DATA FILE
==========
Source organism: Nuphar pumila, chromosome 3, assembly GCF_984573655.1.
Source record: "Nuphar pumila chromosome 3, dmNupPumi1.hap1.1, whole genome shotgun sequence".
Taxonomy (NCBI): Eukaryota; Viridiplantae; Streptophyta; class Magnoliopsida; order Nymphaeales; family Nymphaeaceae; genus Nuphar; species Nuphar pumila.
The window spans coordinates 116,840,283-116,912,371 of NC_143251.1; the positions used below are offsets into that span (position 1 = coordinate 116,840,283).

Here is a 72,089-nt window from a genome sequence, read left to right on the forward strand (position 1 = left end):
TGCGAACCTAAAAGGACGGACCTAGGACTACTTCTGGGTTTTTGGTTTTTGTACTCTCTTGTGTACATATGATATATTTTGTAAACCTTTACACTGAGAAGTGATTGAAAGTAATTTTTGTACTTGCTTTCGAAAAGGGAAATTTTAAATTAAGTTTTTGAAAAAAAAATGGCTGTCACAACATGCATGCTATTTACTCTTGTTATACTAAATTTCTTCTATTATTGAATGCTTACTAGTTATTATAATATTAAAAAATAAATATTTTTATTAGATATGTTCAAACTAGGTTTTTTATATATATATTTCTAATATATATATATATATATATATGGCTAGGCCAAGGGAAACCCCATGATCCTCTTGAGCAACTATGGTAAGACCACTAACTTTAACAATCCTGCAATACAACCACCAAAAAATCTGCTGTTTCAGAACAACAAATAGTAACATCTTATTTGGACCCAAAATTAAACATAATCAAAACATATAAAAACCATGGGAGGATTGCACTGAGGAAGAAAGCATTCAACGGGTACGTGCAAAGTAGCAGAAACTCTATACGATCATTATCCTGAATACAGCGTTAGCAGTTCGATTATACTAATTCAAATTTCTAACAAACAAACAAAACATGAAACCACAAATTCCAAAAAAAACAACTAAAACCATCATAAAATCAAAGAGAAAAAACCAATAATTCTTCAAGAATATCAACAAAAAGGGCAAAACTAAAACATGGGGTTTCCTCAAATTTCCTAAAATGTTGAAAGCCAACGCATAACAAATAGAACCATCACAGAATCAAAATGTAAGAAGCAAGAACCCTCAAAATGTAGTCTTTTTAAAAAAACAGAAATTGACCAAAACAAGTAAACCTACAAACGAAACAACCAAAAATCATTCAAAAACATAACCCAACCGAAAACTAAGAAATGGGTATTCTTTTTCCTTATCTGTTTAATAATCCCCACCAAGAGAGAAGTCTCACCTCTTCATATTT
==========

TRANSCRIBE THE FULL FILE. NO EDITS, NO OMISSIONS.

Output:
Source organism: Nuphar pumila, chromosome 3, assembly GCF_984573655.1.
Source record: "Nuphar pumila chromosome 3, dmNupPumi1.hap1.1, whole genome shotgun sequence".
Taxonomy (NCBI): Eukaryota; Viridiplantae; Streptophyta; class Magnoliopsida; order Nymphaeales; family Nymphaeaceae; genus Nuphar; species Nuphar pumila.
The window spans coordinates 116,840,283-116,912,371 of NC_143251.1; the positions used below are offsets into that span (position 1 = coordinate 116,840,283).

Here is a 72,089-nt window from a genome sequence, read left to right on the forward strand (position 1 = left end):
TGCGAACCTAAAAGGACGGACCTAGGACTACTTCTGGGTTTTTGGTTTTTGTACTCTCTTGTGTACATATGATATATTTTGTAAACCTTTACACTGAGAAGTGATTGAAAGTAATTTTTGTACTTGCTTTCGAAAAGGGAAATTTTAAATTAAGTTTTTGAAAAAAAAATGGCTGTCACAACATGCATGCTATTTACTCTTGTTATACTAAATTTCTTCTATTATTGAATGCTTACTAGTTATTATAATATTAAAAAATAAATATTTTTATTAGATATGTTCAAACTAGGTTTTTTATATATATATTTCTAATATATATATATATATATATATGGCTAGGCCAAGGGAAACCCCATGATCCTCTTGAGCAACTATGGTAAGACCACTAACTTTAACAATCCTGCAATACAACCACCAAAAAATCTGCTGTTTCAGAACAACAAATAGTAACATCTTATTTGGACCCAAAATTAAACATAATCAAAACATATAAAAACCATGGGAGGATTGCACTGAGGAAGAAAGCATTCAACGGGTACGTGCAAAGTAGCAGAAACTCTATACGATCATTATCCTGAATACAGCGTTAGCAGTTCGATTATACTAATTCAAATTTCTAACAAACAAACAAAACATGAAACCACAAATTCCAAAAAAAACAACTAAAACCATCATAAAATCAAAGAGAAAAAACCAATAATTCTTCAAGAATATCAACAAAAAGGGCAAAACTAAAACATGGGGTTTCCTCAAATTTCCTAAAATGTTGAAAGCCAACGCATAACAAATAGAACCATCACAGAATCAAAATGTAAGAAGCAAGAACCCTCAAAATGTAGTCTTTTTAAAAAAACAGAAATTGACCAAAACAAGTAAACCTACAAACGAAACAACCAAAAATCATTCAAAAACATAACCCAACCGAAAACTAAGAAATGGGTATTCTTTTTCCTTATCTGTTTAATAATCCCCACCAAGAGAGAAGTCTCACCTCTTCATATTT